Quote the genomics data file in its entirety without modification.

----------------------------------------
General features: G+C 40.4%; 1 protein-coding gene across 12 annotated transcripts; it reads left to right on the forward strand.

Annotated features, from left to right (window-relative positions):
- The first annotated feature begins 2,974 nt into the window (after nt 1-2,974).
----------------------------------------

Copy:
General features: G+C 40.4%; 1 protein-coding gene across 12 annotated transcripts; it reads left to right on the forward strand.

Annotated features, from left to right (window-relative positions):
- The first annotated feature begins 2,974 nt into the window (after nt 1-2,974).